The Nelson A. Rockefeller Center for Public Policy and the Social Sciences

Public Program: Vaccine Court: The Law and Politics of Injury

17S Public Program_Kirkland
17S Public Program_Kirkland

Anna Kirkland is an Arthur F. Thurnau Professor, Associate Professor of Women’s Studies and Political Science, and Associate Director of the Institute for Research on Women and Gender (IRWG) at the University of Michigan.

17S Public Program_Kirkland

Professor Kirkland's new book, Vaccine Court: The Law and Politics of Injury answers the core question of her research: how do we come to recognize vaccine injuries?

Since Edward Jenner created the world’s very first vaccine in the late eighteenth century, vaccines have become a widely accepted and important part of medical practice, to the point of achieving nearly taken-for-granted status. Indeed, one would be hard-pressed to find a Dartmouth College student who has never had a vaccine; certain vaccinations are often required before enrolling at school or going abroad, a testament to how commonplace vaccines have become. Despite their near ubiquity in the United States, however, vaccines generally have not featured prominently in daily conversations or considerations — until now.

In recent years, vaccines have become the target of criticism. In particular, vaccines have been accused of causing mental conditions, such as autism, in young children. Consequently, parents are increasingly choosing not to vaccinate their children against the advice of medical professionals. This strong conviction that vaccines cause harm has resulted in a relatively new phenomenon: the vaccine court. The vaccine court is a small, special court in the Court of Federal Claims that handles controversial claims that a vaccine has harmed someone. In this court, lawyers, judges, doctors, and scientists come together, sometimes bitterly arguing, to determine whether a vaccine really caused a plaintiff’s medical problem.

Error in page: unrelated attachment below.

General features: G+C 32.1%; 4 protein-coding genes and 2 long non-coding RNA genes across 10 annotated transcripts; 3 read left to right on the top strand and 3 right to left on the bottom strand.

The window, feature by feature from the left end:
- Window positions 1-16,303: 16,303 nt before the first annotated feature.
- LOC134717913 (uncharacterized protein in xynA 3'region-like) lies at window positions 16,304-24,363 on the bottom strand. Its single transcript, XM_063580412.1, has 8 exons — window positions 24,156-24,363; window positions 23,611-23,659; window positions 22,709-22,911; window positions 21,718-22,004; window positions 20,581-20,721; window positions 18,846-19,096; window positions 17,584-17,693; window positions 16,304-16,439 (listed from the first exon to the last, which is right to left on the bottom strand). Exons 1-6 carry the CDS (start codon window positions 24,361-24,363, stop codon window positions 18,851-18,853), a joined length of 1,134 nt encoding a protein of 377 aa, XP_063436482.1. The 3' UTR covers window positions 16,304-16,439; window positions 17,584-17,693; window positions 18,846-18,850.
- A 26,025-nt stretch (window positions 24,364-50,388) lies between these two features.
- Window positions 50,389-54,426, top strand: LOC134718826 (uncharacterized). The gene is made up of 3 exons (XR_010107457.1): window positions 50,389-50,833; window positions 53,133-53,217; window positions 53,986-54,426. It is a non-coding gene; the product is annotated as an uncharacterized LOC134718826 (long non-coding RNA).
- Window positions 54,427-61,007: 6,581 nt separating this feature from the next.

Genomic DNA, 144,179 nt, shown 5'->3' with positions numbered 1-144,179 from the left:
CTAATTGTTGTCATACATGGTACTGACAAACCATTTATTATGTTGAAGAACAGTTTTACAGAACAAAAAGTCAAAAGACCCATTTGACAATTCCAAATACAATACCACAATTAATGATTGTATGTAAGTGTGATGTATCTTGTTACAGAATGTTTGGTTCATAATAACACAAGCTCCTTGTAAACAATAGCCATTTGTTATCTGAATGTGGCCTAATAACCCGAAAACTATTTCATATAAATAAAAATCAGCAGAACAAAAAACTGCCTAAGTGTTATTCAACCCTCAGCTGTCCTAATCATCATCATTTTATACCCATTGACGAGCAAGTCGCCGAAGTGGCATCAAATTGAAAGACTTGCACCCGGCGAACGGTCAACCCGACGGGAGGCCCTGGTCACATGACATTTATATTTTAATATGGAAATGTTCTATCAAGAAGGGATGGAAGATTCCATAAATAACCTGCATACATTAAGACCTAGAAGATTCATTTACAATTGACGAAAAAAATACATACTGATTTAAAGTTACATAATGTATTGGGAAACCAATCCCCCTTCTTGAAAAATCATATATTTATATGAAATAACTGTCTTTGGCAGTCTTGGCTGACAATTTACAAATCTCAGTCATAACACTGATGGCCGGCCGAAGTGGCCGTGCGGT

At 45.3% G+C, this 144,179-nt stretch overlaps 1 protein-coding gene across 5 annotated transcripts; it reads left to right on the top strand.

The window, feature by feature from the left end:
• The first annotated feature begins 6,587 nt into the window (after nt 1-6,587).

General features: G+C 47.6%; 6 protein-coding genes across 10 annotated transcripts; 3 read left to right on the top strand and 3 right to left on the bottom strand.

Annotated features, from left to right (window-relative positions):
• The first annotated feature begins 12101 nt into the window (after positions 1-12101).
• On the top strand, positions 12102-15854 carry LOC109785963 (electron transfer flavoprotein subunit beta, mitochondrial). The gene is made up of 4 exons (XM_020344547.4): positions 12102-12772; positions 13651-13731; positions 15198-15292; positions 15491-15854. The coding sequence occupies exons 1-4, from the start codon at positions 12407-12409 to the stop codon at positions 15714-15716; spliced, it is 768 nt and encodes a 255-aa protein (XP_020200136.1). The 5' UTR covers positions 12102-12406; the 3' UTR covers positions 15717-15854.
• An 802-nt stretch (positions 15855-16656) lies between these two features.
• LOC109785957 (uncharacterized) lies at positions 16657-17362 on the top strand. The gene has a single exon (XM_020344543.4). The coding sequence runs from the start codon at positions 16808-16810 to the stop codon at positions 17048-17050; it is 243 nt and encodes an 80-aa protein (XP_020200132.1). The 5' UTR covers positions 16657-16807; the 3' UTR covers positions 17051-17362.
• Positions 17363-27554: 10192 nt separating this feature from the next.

The Nelson A. Rockefeller Center welcomed Professor Anna Kirkland, J.D., Ph.D. on May 2, 2017 for an engaging lecture on vaccine courts and the law and politics of injury. Professor Kirkland presented the findings of her new book, Vaccine Court: The Law and Politics of Injury, and her perspective on the core question of her research: how do we come to recognize vaccine injuries? She argued that our political and legal response to vaccine injury claims shows how legal institutions can handle specialized scientific matters. Her talk illuminated the vaccine debate currently going through the vaccine court, contemporary vaccine controversies in the United States, and the social movements, scientific evidence, and legal issues that shape and seek to address them.

Anna Kirkland is an Arthur F. Thurnau Professor, Associate Professor of Women’s Studies and Political Science, and Associate Director of the Institute for Research on Women and Gender (IRWG) at the University of Michigan. As an author, she has written Fat Rights: Dilemmas of Difference and Personhood and co-editor with Jonathan Metzl of Against Health: How Health Became the New Morality. In her latest book, Vaccine Court: The Law and Politics of Injury, Kirkland explores how activists and government actors come to know, identify, and compensate for vaccine injuries, and what recent debates over vaccine safety reveal about democratic engagement with volatile scientific questions in the contemporary United States. Recent articles include “Power and Persuasion in the Vaccine Debates: An Analysis of Political Efforts and Outcomes in the States, 1998-2012,” “Credibility Battles in the Autism Litigation,” “The Legitimacy of Vaccine Critics: What’s Left after Autism?,” and “The Environmental Account of Obesity: A Case for Feminist Skepticism.” Kirkland will be expanding on her work using a National Science Foundation grant to study the organizational handling of rights claims against sex discrimination in health care settings under the Affordable Care Act.

Submitted by Nicole Simineri ’17, Rockefeller Center Student Program Assistant for Public Programs

The views and opinions expressed and any materials presented during a public program are the speaker’s own and do not necessarily represent the views and opinions of the Rockefeller Center or constitute an endorsement by the Center.

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